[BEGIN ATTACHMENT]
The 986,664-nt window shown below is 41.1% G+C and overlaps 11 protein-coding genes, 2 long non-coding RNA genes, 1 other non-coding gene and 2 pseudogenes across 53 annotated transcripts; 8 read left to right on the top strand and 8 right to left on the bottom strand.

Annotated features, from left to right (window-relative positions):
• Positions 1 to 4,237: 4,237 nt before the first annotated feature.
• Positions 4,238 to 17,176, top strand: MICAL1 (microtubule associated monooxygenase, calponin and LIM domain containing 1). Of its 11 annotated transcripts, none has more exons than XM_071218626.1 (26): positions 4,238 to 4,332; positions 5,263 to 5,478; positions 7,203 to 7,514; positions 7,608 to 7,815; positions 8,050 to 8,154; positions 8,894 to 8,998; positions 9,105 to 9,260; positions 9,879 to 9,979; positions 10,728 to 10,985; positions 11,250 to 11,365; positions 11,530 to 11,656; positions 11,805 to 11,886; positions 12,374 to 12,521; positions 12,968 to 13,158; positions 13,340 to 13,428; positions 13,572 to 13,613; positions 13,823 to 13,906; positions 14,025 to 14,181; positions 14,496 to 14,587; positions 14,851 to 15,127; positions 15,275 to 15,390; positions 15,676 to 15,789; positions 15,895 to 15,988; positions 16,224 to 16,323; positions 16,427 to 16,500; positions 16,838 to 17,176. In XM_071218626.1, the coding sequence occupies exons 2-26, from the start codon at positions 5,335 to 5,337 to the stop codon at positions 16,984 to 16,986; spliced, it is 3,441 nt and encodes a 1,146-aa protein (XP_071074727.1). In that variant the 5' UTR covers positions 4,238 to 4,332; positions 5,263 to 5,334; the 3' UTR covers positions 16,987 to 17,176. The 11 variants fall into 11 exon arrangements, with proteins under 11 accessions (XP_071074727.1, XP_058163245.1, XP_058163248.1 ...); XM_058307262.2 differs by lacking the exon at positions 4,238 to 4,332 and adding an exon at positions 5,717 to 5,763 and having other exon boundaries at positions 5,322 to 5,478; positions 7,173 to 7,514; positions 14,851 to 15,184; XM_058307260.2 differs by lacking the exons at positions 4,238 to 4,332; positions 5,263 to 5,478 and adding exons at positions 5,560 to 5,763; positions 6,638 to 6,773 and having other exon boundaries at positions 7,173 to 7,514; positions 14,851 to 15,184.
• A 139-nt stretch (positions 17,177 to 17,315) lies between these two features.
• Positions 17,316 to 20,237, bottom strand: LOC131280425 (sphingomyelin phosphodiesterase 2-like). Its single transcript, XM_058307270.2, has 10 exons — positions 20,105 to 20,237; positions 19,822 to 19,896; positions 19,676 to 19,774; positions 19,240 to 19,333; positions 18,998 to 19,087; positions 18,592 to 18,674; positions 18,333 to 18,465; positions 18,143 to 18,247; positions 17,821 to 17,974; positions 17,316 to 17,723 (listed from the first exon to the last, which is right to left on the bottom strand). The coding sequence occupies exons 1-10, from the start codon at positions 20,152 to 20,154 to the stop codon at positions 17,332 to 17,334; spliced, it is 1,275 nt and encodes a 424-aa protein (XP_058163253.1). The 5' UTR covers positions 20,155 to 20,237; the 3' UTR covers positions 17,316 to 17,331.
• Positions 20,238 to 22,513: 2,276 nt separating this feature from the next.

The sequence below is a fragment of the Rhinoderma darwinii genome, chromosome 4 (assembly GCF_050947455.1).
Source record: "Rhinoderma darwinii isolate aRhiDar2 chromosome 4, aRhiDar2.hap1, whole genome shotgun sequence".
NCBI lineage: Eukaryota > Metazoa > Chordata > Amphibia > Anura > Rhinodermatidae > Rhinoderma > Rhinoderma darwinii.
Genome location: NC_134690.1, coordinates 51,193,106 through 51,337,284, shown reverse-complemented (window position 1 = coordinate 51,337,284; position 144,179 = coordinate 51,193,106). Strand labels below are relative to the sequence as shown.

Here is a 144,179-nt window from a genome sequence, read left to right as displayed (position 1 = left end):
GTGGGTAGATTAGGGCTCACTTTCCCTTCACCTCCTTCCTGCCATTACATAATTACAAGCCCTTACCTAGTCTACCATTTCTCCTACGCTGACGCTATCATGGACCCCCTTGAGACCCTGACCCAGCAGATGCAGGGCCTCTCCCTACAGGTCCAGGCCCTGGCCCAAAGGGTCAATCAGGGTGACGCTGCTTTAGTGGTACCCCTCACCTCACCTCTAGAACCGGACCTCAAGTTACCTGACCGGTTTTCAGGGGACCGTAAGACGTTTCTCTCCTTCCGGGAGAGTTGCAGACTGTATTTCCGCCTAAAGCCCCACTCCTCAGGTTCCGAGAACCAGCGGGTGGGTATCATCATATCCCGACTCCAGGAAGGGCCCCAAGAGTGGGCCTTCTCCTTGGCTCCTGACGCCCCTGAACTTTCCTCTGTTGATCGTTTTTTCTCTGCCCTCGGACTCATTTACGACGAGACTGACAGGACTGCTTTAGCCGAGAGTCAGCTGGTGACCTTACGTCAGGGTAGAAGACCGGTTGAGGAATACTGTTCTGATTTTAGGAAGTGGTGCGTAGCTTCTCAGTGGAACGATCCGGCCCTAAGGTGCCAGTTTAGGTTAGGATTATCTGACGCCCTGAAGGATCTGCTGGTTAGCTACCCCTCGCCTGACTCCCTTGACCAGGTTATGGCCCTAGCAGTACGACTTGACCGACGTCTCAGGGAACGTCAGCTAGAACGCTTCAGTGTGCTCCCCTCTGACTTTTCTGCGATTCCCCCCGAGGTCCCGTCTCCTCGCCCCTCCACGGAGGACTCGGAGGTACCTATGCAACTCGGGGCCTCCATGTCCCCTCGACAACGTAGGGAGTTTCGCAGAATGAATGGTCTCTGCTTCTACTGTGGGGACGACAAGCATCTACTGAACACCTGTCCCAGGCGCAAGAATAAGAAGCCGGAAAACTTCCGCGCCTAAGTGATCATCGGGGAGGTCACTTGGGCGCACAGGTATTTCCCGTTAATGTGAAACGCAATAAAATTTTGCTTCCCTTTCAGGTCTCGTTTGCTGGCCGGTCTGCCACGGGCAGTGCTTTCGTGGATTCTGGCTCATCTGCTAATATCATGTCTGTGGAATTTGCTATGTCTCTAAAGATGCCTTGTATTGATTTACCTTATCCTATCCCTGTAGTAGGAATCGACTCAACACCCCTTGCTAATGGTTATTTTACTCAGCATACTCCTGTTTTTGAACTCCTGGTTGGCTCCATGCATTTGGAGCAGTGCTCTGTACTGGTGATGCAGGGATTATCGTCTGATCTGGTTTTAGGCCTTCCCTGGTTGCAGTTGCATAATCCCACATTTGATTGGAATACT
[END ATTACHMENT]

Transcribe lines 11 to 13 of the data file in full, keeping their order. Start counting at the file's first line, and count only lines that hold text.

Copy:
Genome location: NC_134690.1, coordinates 51,193,106 through 51,337,284, shown reverse-complemented (window position 1 = coordinate 51,337,284; position 144,179 = coordinate 51,193,106). Strand labels below are relative to the sequence as shown.

Here is a 144,179-nt window from a genome sequence, read left to right as displayed (position 1 = left end):
GTGGGTAGATTAGGGCTCACTTTCCCTTCACCTCCTTCCTGCCATTACATAATTACAAGCCCTTACCTAGTCTACCATTTCTCCTACGCTGACGCTATCATGGACCCCCTTGAGACCCTGACCCAGCAGATGCAGGGCCTCTCCCTACAGGTCCAGGCCCTGGCCCAAAGGGTCAATCAGGGTGACGCTGCTTTAGTGGTACCCCTCACCTCACCTCTAGAACCGGACCTCAAGTTACCTGACCGGTTTTCAGGGGACCGTAAGACGTTTCTCTCCTTCCGGGAGAGTTGCAGACTGTATTTCCGCCTAAAGCCCCACTCCTCAGGTTCCGAGAACCAGCGGGTGGGTATCATCATATCCCGACTCCAGGAAGGGCCCCAAGAGTGGGCCTTCTCCTTGGCTCCTGACGCCCCTGAACTTTCCTCTGTTGATCGTTTTTTCTCTGCCCTCGGACTCATTTACGACGAGACTGACAGGACTGCTTTAGCCGAGAGTCAGCTGGTGACCTTACGTCAGGGTAGAAGACCGGTTGAGGAATACTGTTCTGATTTTAGGAAGTGGTGCGTAGCTTCTCAGTGGAACGATCCGGCCCTAAGGTGCCAGTTTAGGTTAGGATTATCTGACGCCCTGAAGGATCTGCTGGTTAGCTACCCCTCGCCTGACTCCCTTGACCAGGTTATGGCCCTAGCAGTACGACTTGACCGACGTCTCAGGGAACGTCAGCTAGAACGCTTCAGTGTGCTCCCCTCTGACTTTTCTGCGATTCCCCCCGAGGTCCCGTCTCCTCGCCCCTCCACGGAGGACTCGGAGGTACCTATGCAACTCGGGGCCTCCATGTCCCCTCGACAACGTAGGGAGTTTCGCAGAATGAATGGTCTCTGCTTCTACTGTGGGGACGACAAGCATCTACTGAACACCTGTCCCAGGCGCAAGAATAAGAAGCCGGAAAACTTCCGCGCCTAAGTGATCATCGGGGAGGTCACTTGGGCGCACAGGTATTTCCCGTTAATGTGAAACGCAATAAAATTTTGCTTCCCTTTCAGGTCTCGTTTGCTGGCCGGTCTGCCACGGGCAGTGCTTTCGTGGATTCTGGCTCATCTGCTAATATCATGTCTGTGGAATTTGCTATGTCTCTAAAGATGCCTTGTATTGATTTACCTTATCCTATCCCTGTAGTAGGAATCGACTCAACACCCCTTGCTAATGGTTATTTTACTCAGCATACTCCTGTTTTTGAACTCCTGGTTGGCTCCATGCATTTGGAGCAGTGCTCTGTACTGGTGATGCAGGGATTATCGTCTGATCTGGTTTTAGGCCTTCCCTGGTTGCAGTTGCATAATCCCACATTTGATTGGAATACT